The Second Department determined the medical malpractice (2 1/2 year) rather than the negligence (3 year) statute of limitations applied to this action stemming from the alleged failure to restrain a patient (plaintiff’s decedent) with dementia. The patient was injured when she fell. The court held the action was governed by the medical malpractice limitations period and was therefore untimely:
“The distinction between ordinary negligence and malpractice turns on whether the acts or omissions complained of involve a matter of medical science or art requiring special skills not ordinarily possessed by lay persons or whether the conduct complained of can instead be assessed on the basis of the common everyday experience of the trier of the facts” … . Generally, a claim will be deemed to sound in medical malpractice “when the challenged conduct constitutes medical treatment or bears a substantial relationship to the rendition of medical treatment by a licensed physician'” … . Thus, when the complaint challenges a medical facility’s performance of functions that are “an integral part of the process of rendering medical treatment” and diagnosis to a patient, such as taking a medical history and determining the need for restraints, the action sounds in medical malpractice… .
… The defendants’ evidence showed that on April 12, 2009, the plaintiff’s decedent, Ruby Bell (hereinafter the decedent), was admitted to New Island Hospital with a history of dementia, and placed on “Fall Prevention Protocol.” After the decedent was found standing at her bedside trying to remove her foley catheter, a physician ordered that she be restrained with a vest and wrist restraints. On the morning of April 18, 2009, the decedent was discovered sitting on the floor next to her bed. The bed’s side rails were up and the decedent was not aware of how she came to be on the floor. She had apparently fallen while trying to climb out of her bed. Thereafter, the decedent was diagnosed with a distal radius fracture of the right forearm. The plaintiff alleged that this incident arose out of the failure of the defendants’ staff to follow the physician’s order to restrain her … .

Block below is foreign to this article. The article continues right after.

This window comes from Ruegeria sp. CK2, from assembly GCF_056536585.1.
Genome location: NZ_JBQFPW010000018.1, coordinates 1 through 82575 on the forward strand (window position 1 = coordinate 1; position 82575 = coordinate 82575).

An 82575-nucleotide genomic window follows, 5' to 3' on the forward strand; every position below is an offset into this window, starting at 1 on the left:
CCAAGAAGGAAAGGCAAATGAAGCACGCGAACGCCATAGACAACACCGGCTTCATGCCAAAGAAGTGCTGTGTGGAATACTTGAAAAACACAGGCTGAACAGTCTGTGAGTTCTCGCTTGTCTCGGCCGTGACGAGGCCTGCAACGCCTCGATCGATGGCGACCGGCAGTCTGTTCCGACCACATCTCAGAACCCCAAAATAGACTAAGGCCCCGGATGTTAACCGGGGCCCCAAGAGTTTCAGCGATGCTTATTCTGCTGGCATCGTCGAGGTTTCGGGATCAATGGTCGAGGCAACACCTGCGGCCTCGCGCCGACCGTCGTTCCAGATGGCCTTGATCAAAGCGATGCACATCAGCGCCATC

In opposition to the defendants’ prima facie showing of entitlement to judgment as a matter of law, the plaintiff failed to raise a triable issue of fact. Contrary to the plaintiff’s contentions, the allegations at issue essentially challenged the defendants’ assessment of the decedent’s supervisory and treatment needs … . Bell v WSNCHS N., Inc., 2017 NY Slip Op 05937, 2nd Dept 8-2-17
NEGLIGENCE (MEDICAL MALPRACTICE, CIVIL PROCEDURE, INJURIES STEMMING FROM FAILURE TO RESTRAIN A PATIENT WITH DEMENTIA FALL UNDER THE MEDICAL MALPRACTICE, NOT NEGLIGENCE, STATUTE OF LIMITATIONS, PLAINTIFF’S ACTION IS TIME-BARRED (SECOND DEPT))/MEDICAL MALPRACTICE (CIVIL PROCEDURE, INJURIES STEMMING FROM FAILURE TO RESTRAIN A PATIENT WITH DEMENTIA FALL UNDER THE MEDICAL MALPRACTICE, NOT NEGLIGENCE, STATUTE OF LIMITATIONS, PLAINTIFF’S ACTION IS TIME-BARRED (SECOND DEPT))/CIVIL PROCEDURE (MEDICAL MALPRACTICE, INJURIES STEMMING FROM FAILURE TO RESTRAIN A PATIENT WITH DEMENTIA FALL UNDER THE MEDICAL MALPRACTICE, NOT NEGLIGENCE, STATUTE OF LIMITATIONS, PLAINTIFF’S ACTION IS TIME-BARRED (SECOND DEPT))